I’ve been sucked into the daily routine of Draw Something. Although I’m noticing that the central conceit of the game is escaping some of the randoms I’ve played against. One drew the word “Luke” and the secret word, unsurprisingly, turned out to be “Luke.” Hey, creatures of the Internet, it’s not called Do Me A Favor And Tell This Person This Word For Me.
The Humble Indie Bundle for Android 2 is available now under the familiar pay-what-you-want model. The titles that fill out this package include Canabalt HD, Zen Bound 2, Cogs, Avadon: The Black Fortress, and — for those who pay more than the average amount — Swords & Soldiers. As with the previous Android bundle, the games are additionally compatible with Windows, Mac, and Linux. For convenience, the team at Humble Bundle has developed a native Android app that will facilitate the installation process. I just loaded it up and installed Canabalt on my Asus Transformer Prime. I’m delighted to see that I am still a turd at that game. You can head to Humblebundle.com to learn more about this deal.
Electronic Arts is shutting down the multiplayer servers for 14 titles. On April 13, Internet-related service for the following games will be deactivated:
Boom Blox Bash Party (Wii)
Burnout Revenge (Xbox 360)
EA Create (PC/PlayStation 3/Wii/Xbox 360)
EA Sports Active 2.0 (PlayStation 3/Wii/Xbox 360)
EA Sports Active NFL Training Camp (Wii)
FIFA 10 (PSP/Wii)
The Godfather 2 (PC/PlayStation 3/Xbox 360)
Need for Speed ProStreet (PlayStation 3/Xbox 360)
The Saboteur (PlayStation 3/Xbox 360)
Spare Parts (PlayStation 3/Xbox 360)
In addition to the 13 titles above, EA Sports MMA is also losing online play. MMA is different because it required an online pass. That means that someone could have just purchased the mixed-martial-arts game used (because it’s probably difficult to find new) at a discounted price and then paid the full fee to access the multiplayer modes. Unlike a game’s retail value, the price of the online pass doesn't fluctuate based on the amount of time the servers will be available. Since nearly all Internet-enabled titles will eventually see an end to that aspect of their functionality, it would seem that the cost should either be set to a sliding scale or customers should be warned of the earliest potential shut-off date.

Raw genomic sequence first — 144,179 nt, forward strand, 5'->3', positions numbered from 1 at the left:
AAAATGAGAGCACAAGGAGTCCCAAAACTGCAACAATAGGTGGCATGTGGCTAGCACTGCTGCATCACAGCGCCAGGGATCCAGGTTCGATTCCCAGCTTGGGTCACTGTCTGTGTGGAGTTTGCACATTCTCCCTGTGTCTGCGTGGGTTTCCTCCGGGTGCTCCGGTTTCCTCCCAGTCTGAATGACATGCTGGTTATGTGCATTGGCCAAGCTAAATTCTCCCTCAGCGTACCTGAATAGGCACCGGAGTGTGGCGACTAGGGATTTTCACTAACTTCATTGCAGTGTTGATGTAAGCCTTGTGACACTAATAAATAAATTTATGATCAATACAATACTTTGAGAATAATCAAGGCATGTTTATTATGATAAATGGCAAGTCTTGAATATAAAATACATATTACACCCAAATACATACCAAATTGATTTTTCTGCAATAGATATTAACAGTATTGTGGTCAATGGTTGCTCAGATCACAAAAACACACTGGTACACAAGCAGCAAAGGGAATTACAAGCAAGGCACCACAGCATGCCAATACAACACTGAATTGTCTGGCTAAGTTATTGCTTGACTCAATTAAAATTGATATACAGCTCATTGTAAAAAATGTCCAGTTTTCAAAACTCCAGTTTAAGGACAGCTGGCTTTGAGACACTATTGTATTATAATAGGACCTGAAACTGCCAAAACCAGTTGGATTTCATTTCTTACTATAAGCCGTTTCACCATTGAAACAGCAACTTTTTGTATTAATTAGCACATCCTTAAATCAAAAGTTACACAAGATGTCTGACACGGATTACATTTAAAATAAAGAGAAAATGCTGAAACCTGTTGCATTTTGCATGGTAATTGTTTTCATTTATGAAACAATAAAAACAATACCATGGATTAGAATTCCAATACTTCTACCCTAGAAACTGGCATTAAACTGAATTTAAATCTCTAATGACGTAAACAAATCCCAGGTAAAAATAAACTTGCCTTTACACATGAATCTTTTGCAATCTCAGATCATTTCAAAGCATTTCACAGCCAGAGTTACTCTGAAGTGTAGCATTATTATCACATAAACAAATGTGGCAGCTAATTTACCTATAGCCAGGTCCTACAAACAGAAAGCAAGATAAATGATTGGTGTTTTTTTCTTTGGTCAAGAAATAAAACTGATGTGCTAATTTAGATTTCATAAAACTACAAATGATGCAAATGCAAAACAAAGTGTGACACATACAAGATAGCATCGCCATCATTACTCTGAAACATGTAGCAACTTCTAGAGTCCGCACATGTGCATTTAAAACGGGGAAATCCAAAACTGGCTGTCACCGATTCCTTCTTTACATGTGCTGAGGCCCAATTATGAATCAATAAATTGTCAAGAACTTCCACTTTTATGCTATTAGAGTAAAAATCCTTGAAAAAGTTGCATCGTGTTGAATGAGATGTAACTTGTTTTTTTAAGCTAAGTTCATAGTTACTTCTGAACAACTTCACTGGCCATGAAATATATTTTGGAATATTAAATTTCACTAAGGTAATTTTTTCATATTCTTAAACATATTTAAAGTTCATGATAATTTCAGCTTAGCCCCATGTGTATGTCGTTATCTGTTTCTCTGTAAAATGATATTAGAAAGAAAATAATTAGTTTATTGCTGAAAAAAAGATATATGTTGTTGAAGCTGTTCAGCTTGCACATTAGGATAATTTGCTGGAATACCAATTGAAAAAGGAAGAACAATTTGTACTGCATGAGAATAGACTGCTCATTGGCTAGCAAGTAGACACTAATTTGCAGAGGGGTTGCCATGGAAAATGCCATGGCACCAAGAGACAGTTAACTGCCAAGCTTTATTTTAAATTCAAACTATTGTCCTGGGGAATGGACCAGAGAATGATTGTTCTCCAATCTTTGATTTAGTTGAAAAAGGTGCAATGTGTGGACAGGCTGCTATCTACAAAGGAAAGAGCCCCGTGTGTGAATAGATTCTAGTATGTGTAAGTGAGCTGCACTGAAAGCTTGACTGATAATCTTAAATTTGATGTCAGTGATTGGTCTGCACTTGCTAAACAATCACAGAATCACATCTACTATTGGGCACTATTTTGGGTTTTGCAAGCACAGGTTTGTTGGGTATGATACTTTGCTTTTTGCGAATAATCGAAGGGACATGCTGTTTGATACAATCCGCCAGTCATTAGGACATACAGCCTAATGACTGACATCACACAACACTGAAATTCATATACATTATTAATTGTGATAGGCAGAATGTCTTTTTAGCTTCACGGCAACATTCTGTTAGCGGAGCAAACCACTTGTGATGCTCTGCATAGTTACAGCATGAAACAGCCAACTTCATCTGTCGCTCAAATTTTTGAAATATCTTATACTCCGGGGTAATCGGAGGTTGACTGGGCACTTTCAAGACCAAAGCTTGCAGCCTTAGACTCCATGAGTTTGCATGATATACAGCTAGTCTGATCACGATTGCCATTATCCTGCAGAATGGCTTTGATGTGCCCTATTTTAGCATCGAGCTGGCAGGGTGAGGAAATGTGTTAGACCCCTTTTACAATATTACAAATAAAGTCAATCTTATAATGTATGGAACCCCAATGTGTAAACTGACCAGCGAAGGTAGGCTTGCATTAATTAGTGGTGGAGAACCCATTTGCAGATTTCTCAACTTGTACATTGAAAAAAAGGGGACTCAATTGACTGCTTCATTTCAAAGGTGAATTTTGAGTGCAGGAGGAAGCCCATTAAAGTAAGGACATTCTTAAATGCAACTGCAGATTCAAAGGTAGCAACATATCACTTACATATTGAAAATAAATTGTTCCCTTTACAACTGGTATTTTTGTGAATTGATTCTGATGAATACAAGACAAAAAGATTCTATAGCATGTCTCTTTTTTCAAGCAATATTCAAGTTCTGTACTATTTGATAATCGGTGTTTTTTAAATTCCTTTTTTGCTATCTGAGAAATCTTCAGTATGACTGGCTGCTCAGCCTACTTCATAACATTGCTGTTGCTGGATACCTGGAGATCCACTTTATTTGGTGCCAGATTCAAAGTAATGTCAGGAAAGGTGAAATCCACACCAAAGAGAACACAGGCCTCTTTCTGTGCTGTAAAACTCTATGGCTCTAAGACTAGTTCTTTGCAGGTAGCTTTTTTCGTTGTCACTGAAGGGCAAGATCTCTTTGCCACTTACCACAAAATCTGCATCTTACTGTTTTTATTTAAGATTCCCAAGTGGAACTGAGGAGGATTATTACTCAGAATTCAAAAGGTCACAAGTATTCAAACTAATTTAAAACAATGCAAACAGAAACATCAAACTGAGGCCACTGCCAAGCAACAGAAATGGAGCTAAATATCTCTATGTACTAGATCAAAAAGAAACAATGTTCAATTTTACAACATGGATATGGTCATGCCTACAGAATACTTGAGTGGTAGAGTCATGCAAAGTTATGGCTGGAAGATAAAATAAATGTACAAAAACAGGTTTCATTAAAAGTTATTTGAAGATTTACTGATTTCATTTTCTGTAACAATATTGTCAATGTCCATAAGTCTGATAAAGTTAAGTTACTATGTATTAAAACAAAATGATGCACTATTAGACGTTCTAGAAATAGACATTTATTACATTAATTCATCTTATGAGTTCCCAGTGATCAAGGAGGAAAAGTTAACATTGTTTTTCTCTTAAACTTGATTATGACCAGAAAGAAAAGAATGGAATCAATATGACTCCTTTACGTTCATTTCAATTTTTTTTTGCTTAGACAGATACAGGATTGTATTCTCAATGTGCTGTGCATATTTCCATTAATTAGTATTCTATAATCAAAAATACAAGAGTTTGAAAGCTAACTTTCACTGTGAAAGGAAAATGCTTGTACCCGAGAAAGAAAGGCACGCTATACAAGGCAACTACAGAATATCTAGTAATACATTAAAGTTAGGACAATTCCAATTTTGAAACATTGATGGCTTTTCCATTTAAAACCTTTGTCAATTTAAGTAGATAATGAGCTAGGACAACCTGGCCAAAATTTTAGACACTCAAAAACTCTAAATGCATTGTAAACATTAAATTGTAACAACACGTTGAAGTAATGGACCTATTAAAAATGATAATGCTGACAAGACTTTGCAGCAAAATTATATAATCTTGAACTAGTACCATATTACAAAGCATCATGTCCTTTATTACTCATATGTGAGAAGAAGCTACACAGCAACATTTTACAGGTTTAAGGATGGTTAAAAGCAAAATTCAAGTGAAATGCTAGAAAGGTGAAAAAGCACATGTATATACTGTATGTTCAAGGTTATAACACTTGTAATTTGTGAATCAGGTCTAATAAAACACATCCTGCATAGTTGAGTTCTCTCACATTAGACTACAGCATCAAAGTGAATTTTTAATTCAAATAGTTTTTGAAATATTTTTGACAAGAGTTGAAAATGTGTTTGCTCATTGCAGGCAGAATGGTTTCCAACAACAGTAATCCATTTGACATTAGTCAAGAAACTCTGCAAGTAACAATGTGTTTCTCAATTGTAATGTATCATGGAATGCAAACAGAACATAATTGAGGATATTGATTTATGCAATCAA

EA says that it is looking into a subscription service for Battlefield similar to Call of Duty Elite. Activision has accumulated a huge sum from the supplementary Elite, and now its biggest rival is looking to get on that money train. While many COD fans likely bought into the $50 add-on for early access to new maps, that's probably not what EA is looking to recreate. Other developers provided a similar feature to get all of the DLC for one price with so-called “season passes.” So when EA says it’s looking into something similar to Elite, the publisher is probably referring to the in-depth stat tracking and organized competitions. So far I’ve only used my Elite Premium subscription to make drunken changes to my Modern Warfare 3 character loadouts while at the bar. It’s horrifying to come home and find all my classes renamed “Cutter McStabeverybody” and seemingly designed for running around and melee attacking everyone like an idiot. Drunk Jeff would probably love that though. [VentureBeat]
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